from BARDO

The stars are in our belly; the Milky Way our umbilicus.

Is it a consolation that the stuff of which we’re made

is star-stuff too?

– That wherever you go you can never fully disappear –

dispersal only: carbon, hydrogen, nitrogen, oxygen.

Tree, rain, coal, glow-worm, horse, gnat, rock.

Roselle Angwin

Monday, 7 December 2015

guest blog: Victoria Field on pilgrimage

I'm pleased that friend and colleague Victoria Field has agreed to writing a guest blog for me. Victoria's also a sometime participant on my Iona and Gardoussel writing retreats, both of which have a quality of pilgrimage to them (Iona more overtly). Thank you, Victoria.


Pilgrimage is a bit of a buzz word at the moment.  I live in Canterbury, a World Heritage Site where there is a constant flow of people passing through and, for a few hours a week, I volunteer at the Cathedral, answering questions and sometimes acting as a sounding board. Some visitors are traditional pilgrims – they carry rucksacks and are walking from Winchester, or to Paris, or even to Rome or Santiago.  But what of those who come on buses, in their own cars or simply wander in during their lunch hours?  If we take pilgrimage in the sense of any significant journey, then they too are pilgrims.

The NAWE conference in Durham this November was a pilgrimage for me. I’d never been to Durham before and have always wanted to see the Shrine of St Cuthbert, having visited Lindisfarne and his tiny cell on Inner Farne. The Farne Islands are famous for their vibrant bird populations, so that visiting requires vigilance above and below – to avoid treading on puffins and being dive-bombed by Arctic terns. In contrast to Canterbury’s Thomas, with his political nouse and legalistic concerns, Cuthbert is close to nature, the elements and non-human creatures. His cold feet were warmed by ‘sea otters’, an eagle brought him fish, a horse found him a loaf of bread found hidden in a barn. Like Francis, Cuthbert had an affinity with birds, especially eider ducks, known in Northumberland as Cuddy ducks, after the saint.

NAWE is the National Association of Writers in Education and the conference, the first I’d been to for a decade, attracted people from Australia, Europe and the States as well as all over the UK.  Like Chaucer’s medievals, we exchanged stories, slept in unfamiliar beds, broke bread together and then went our separate ways, somehow changed by the journey and its encounters. The conference coincided with the Lumiere Festival so the city was en fete, closed to traffic and its major buildings, squares and even the river, lit up in ways that inspired wonder and awe.

I love conferences and choose sessions by instinct as it’s impossible to know from the descriptions where connections might be made, what’s going to be alive and what not.  I attended workshops and presentations on performance and dreaming, boundaries and theatre, voice and work in art galleries, all of which were nourishing and heartening. My own slot was shared with Caroline Carver’s work on poetry in the Marine Institute in Plymouth where the fact that a whale heart is the size of a mini has stayed with me. I talked about my residency in Blean woods and afterwards attended a wonderful session on the imagery of birds, led by Robyn Bolam, Joan McGavin and Rebecca Smith.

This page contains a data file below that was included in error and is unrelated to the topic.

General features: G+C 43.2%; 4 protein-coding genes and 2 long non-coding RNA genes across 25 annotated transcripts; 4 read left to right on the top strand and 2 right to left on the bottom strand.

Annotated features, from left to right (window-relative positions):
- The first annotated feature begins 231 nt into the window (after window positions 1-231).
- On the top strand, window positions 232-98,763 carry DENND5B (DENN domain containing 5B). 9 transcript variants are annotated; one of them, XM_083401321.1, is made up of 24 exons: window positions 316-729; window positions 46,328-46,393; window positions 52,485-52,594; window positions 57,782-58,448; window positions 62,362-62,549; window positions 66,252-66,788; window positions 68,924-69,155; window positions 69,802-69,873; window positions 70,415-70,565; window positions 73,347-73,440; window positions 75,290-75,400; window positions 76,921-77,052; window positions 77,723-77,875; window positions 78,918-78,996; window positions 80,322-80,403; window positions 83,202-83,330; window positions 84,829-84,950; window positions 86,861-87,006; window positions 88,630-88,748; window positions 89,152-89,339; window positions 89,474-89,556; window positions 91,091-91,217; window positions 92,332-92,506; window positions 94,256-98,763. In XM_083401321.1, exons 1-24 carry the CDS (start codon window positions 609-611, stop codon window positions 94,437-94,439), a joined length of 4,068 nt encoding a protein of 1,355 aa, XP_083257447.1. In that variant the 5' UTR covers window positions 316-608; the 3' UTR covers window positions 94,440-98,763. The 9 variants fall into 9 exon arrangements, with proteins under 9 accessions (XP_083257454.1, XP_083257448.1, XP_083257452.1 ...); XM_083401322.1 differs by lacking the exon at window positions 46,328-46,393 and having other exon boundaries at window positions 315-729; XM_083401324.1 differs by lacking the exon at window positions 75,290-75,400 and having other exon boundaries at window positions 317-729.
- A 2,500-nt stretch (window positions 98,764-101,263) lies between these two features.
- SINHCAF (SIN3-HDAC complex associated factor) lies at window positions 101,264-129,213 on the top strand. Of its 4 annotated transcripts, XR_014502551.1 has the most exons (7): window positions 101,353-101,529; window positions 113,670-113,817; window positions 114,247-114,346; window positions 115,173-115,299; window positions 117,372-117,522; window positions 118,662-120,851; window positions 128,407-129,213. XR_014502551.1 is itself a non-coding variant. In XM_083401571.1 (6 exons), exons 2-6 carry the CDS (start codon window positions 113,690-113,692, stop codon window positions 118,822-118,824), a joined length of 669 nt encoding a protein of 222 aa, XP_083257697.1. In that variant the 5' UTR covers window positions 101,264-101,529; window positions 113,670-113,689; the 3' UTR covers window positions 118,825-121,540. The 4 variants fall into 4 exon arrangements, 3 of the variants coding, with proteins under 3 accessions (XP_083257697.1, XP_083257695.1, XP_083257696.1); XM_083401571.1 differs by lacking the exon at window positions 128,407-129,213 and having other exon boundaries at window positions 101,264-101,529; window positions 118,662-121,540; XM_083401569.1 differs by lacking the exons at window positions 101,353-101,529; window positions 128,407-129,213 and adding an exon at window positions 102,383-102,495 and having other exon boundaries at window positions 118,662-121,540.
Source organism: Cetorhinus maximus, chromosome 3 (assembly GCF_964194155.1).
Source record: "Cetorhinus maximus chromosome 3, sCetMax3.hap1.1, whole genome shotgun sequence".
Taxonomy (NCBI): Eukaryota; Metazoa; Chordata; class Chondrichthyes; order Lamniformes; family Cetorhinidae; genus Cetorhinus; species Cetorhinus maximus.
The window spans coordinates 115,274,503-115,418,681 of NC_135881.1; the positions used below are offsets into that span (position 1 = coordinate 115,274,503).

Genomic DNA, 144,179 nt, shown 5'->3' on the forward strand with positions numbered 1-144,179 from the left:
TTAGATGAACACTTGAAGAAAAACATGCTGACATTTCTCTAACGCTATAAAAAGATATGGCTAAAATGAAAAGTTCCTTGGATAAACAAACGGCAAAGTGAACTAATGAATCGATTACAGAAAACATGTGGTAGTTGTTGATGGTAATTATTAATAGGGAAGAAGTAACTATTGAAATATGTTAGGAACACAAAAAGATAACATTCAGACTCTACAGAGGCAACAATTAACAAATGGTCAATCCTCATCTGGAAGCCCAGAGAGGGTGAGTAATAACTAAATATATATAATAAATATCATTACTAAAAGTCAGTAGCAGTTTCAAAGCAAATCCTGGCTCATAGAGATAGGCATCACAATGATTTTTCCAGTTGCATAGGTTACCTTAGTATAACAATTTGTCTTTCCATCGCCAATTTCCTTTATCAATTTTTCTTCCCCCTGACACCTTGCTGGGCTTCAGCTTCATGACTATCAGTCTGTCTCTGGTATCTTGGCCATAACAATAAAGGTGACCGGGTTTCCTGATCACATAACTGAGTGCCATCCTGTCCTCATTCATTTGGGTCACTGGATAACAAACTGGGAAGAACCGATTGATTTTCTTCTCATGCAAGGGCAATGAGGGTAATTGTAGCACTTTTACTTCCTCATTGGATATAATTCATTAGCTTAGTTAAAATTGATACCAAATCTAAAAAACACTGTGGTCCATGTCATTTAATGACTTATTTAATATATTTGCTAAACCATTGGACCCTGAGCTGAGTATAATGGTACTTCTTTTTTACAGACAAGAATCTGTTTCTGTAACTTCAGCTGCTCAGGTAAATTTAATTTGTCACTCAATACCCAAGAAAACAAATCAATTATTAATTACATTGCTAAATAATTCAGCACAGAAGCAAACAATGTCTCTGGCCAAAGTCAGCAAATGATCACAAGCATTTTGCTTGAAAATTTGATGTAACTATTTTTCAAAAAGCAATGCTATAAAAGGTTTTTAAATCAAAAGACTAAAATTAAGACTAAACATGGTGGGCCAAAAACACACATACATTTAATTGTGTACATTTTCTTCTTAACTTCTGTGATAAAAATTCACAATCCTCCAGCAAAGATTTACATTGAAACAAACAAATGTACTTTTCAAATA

In my own session, we made group poems using post-its, which later fell from the windows onto the carpet like autumn leaves.  We explored the grief of extinction by bearing witness to the nature words now missing from the Oxford Dictionary for Children, and listened to the spring song of a nightingale in a Kent woodland, now in peril because of drought in Africa.  As in all the sessions, we used language to make connections.

On a pilgrimage, at a conference and in writing, it seems everything can stand for everything else, the detail for the whole, the moment for a lifetime.  On the Saturday morning, we learned of the bombings in Paris.  Inner and outer. Our selves as individuals and as members of a world community. Our planet in peril.  The wonder of it all.

Here is a poem on that theme by the Swedish Nobel Laureate, Tomas Tranströmer, translated by Robert Bly:

Victoria Field works as a writer and poetry therapist. Her memoir on pilgrimage and marriage, Baggage: A Book of Leavings will be published by Francis Boutle in 2016.

She is co-teaching a new online course Introduction to Therapeutic and Reflective Writing for the Professional Writing Academy beginning in January 2016.

Further details on 

1 comment:

  1. Really interesting blog Vicky. The idea of pilgrimage that you share is very inspiring.. Thank you...x


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